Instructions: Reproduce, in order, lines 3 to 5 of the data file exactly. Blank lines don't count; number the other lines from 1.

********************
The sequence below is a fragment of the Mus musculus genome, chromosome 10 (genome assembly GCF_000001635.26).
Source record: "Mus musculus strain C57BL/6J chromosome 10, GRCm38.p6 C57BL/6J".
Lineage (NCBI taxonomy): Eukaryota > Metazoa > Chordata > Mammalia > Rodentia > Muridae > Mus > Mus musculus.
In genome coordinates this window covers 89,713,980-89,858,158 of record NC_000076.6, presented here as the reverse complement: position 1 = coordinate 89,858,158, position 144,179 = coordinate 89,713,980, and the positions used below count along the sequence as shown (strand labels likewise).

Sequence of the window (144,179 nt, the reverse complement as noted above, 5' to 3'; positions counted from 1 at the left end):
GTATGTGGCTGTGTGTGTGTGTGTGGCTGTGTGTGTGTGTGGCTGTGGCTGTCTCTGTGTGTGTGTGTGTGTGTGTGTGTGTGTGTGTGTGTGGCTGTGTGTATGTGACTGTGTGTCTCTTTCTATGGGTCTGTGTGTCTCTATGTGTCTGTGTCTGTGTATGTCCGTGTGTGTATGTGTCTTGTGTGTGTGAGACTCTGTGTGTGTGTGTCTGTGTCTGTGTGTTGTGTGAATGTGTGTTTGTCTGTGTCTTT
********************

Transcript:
Lineage (NCBI taxonomy): Eukaryota > Metazoa > Chordata > Mammalia > Rodentia > Muridae > Mus > Mus musculus.
In genome coordinates this window covers 89,713,980-89,858,158 of record NC_000076.6, presented here as the reverse complement: position 1 = coordinate 89,858,158, position 144,179 = coordinate 89,713,980, and the positions used below count along the sequence as shown (strand labels likewise).

Sequence of the window (144,179 nt, the reverse complement as noted above, 5' to 3'; positions counted from 1 at the left end):